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Plants of Paradise

Story by María Alejandra Barrios (Read author interview) December 21, 2020

Art by farinaz athari

To: garyjb@gmail.com

From: lin5125@gmail.com

Subject: Our Plants

Remember when we started buying plants because everyone was moving out of New York City and getting rid of their gigantic Swiss Cheese Plants? Craigslist was full of people selling their well-loved, thriving, and pest-free plants from their virus-free homes. And who were we to resist? We could have never afforded plants like that, like the ones people have when their lives are good and well put together. Do you think that was ever us? For a little bit, we were the type of people who owned plants with big, emerald green leaves that are beautifully potted in ceramic pots from West Elm. Remember how I would refresh and refresh Craigslist and Facebook Marketplace and would tell you about my findings and make you choose between plants that you had no clue about? I had no clue either, but it was lower risk if you were the one making the mistake. Do you ever think about us? Most probably not, but if you want something, the plants are still here hoarding dust.

Remember how we would be the assholes carrying huge plants in the subway, bickering about how this would have never happened if we had a car? But who has a car in NYC? You would ask and it would escalate until we were upset about dishes, car insurance, the increasingly hot weather in the fall. Would you protect me? I would ask. If you had to?

I guess now I know the answer to that. I wouldn’t say the apartment was ever filled with plants. There was enough for it to look less empty, enough for it to feel like we’d half-tried to make it a home. Recently, I read an article called “Is New York Over?” The writer said it wasn’t of course. That could never happen. Cities like New York go on and on until nothing else is left standing. But see, not even boarded-up shops are recognizable anymore. So this might be your last chance.

Bird of Paradise: You were the one that wanted this plant. You went alone to pick it up while I was working and when you came back you were in a good mood and all starry-eyed. Was the owner of the plant pretty? You said she was cool but did she also have the kind of apartment that was eclectic, and well lived in and made you fall in love with her? Probably. But you didn’t say. That day you came back with a cough. And the air quality was so low that the sky was turning orange and black at the same time. Heavy clouds pregnant with fire.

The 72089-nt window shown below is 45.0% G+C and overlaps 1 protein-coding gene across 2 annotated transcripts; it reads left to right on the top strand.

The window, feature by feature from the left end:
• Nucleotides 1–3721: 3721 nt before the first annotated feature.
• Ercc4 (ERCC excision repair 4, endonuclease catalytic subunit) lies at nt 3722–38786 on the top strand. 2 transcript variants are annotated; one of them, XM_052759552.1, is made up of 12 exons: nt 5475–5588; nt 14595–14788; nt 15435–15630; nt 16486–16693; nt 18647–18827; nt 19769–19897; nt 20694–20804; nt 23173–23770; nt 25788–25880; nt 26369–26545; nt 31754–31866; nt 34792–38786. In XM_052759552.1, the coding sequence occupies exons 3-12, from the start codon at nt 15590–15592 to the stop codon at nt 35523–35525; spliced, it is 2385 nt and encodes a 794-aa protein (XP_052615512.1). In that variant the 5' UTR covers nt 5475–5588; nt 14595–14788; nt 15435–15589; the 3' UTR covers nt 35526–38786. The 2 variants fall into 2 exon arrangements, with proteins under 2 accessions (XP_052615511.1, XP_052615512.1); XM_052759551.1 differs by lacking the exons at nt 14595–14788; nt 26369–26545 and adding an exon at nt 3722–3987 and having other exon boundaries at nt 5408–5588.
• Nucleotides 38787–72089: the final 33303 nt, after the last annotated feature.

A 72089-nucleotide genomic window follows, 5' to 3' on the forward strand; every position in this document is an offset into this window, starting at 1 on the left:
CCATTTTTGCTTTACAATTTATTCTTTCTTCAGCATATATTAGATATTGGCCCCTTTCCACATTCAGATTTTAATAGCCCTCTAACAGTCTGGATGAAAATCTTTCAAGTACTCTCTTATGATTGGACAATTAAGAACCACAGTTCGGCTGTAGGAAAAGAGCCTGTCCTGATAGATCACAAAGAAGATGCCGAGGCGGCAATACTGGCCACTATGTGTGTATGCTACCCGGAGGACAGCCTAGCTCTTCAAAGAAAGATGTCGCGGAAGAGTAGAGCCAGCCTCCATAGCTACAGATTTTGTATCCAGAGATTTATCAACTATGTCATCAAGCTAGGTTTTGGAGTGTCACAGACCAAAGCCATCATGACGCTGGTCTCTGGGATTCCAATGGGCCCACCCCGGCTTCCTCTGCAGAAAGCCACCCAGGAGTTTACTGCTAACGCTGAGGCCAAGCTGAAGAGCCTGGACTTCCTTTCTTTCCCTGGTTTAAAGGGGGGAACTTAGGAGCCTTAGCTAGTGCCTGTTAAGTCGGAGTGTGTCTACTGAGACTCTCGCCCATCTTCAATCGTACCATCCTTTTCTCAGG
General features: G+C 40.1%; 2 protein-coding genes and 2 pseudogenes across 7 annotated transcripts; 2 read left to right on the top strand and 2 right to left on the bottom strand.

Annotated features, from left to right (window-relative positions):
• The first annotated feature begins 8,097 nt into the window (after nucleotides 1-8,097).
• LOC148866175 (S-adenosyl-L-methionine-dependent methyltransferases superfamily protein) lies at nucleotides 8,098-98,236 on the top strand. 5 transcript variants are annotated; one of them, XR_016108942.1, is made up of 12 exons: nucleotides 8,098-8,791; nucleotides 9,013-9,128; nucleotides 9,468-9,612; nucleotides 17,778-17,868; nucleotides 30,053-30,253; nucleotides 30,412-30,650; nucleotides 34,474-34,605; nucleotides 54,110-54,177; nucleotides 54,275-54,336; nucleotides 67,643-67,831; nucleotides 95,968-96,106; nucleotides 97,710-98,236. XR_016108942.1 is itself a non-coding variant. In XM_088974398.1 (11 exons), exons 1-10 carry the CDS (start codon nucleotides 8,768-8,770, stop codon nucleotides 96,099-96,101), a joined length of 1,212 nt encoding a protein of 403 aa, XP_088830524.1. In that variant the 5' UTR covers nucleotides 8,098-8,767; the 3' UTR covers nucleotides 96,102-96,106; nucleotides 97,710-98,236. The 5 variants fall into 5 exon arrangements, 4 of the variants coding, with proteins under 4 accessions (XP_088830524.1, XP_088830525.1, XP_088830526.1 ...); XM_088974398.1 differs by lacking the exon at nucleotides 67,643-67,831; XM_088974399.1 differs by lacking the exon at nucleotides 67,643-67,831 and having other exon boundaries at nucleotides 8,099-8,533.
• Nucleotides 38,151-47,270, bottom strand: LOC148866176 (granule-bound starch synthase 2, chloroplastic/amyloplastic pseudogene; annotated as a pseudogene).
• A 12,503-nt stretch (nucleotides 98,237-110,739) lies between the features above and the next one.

Unknown IKEA plant: When we got home from IKEA, I promised you I would find a pot immediately and repot this plant. I removed the price tag and now I don’t know what kind of plant it was. The plant never got repotted but it survived a time when I thought I could do things differently.

Monstera: I hate to get rid of this plant. I love how the light hits it in the morning and how easy it is to care for. At first, when they said NYC was ending, I thought it was a lie. I want it to stay. I want to keep it and buy more, more Monsteras from all the people who were choosing to escape. Monsteras were so cheap on Craigslist. But when the big tree that gave shade to our building fell on the apartment above us, I decided it was time to leave the Monsteras behind. The weight of the tree destroyed the roof, their walls, and some of the antique wooden furniture they had ordered from Denmark. I was hoping one day it would get scratched and they would put it on the stoop. I always thought I would get to snatch it first but nature (or some people with an ax or a chainsaw looking for wood for a fire or shelter) got in the way.

Half of a succulent: Your cramped stuff in the bathroom kept falling and hitting this delicate succulent until all that was left was half. I should have never gotten a succulent. My hands are heavy and I always stumble against everything; you said it yourself. But despite everything that has happened, half of it has managed to survive. On second thought, I’ll keep this one. It fits in my bag.

I’ll leave the door open, there’s nothing left to steal and there’s not a lot of people left to steal it. The rumor goes that you stayed, that you never left. Is that true? Sometimes, when I go outside and I see the cut trees, the heaviness of the air and the fire that obstructs the cars leaving the city, I imagine you’re here, hiding in a corner, watching me flee like you knew I would. And I am fleeing, not watching you because I don’t know where the fuck you are. Maybe you are with someone else? If she’s good with plants, maybe at least she’ll want the fancy pots. These days I know it’s not that you left without me, it’s more like you never left at all. So, just so you know, they are here.


About the Author

María Alejandra Barrios is a pushcart nominated writer born in Barranquilla, Colombia. She has lived in Bogotá and Manchester where in 2016 she completed a Masters degree in Creative Writing from The University of Manchester. She was selected for the Immigrant Artist Mentoring Program: Performing Literary Arts for the city of New York in 2018. Her stories have been published in Hobart Pulp, Reservoir Journal, Bandit Fiction, Cosmonauts Avenue, Jellyfish Review, Lost Balloon, Vol.1 Brooklyn, El Malpensante and Shenadoah Literary. Her poetry has been published in The Acentos Review. Her work has been supported by organizations like Vermont Studio Center, Caldera Arts Center and the New Orleans Writing Residency.

About the Artist

Farinaz Athari is a photographer from Tehran, Iran.

This story appeared in Issue Seventy of SmokeLong Quarterly.
SmokeLong Quarterly Issue Seventy

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